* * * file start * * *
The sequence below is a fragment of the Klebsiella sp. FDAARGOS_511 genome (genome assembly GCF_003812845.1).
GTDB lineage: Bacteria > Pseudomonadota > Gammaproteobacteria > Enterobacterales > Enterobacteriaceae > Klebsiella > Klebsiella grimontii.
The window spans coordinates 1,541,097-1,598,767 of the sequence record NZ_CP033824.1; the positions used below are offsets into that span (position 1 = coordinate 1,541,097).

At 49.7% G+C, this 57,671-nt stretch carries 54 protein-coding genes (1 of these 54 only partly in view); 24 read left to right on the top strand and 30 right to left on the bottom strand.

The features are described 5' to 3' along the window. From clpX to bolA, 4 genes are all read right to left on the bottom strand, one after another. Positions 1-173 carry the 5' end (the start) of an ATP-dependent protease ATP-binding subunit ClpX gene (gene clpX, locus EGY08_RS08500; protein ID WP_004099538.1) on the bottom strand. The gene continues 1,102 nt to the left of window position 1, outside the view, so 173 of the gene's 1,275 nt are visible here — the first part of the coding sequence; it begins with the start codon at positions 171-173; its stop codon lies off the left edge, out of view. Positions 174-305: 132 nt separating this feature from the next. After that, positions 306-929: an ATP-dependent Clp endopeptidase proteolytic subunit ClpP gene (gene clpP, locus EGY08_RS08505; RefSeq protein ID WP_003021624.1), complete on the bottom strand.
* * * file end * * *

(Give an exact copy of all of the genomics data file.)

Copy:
The sequence below is a fragment of the Klebsiella sp. FDAARGOS_511 genome (genome assembly GCF_003812845.1).
GTDB lineage: Bacteria > Pseudomonadota > Gammaproteobacteria > Enterobacterales > Enterobacteriaceae > Klebsiella > Klebsiella grimontii.
The window spans coordinates 1,541,097-1,598,767 of the sequence record NZ_CP033824.1; the positions used below are offsets into that span (position 1 = coordinate 1,541,097).

At 49.7% G+C, this 57,671-nt stretch carries 54 protein-coding genes (1 of these 54 only partly in view); 24 read left to right on the top strand and 30 right to left on the bottom strand.

The features are described 5' to 3' along the window. From clpX to bolA, 4 genes are all read right to left on the bottom strand, one after another. Positions 1-173 carry the 5' end (the start) of an ATP-dependent protease ATP-binding subunit ClpX gene (gene clpX, locus EGY08_RS08500; protein ID WP_004099538.1) on the bottom strand. The gene continues 1,102 nt to the left of window position 1, outside the view, so 173 of the gene's 1,275 nt are visible here — the first part of the coding sequence; it begins with the start codon at positions 171-173; its stop codon lies off the left edge, out of view. Positions 174-305: 132 nt separating this feature from the next. After that, positions 306-929: an ATP-dependent Clp endopeptidase proteolytic subunit ClpP gene (gene clpP, locus EGY08_RS08505; RefSeq protein ID WP_003021624.1), complete on the bottom strand.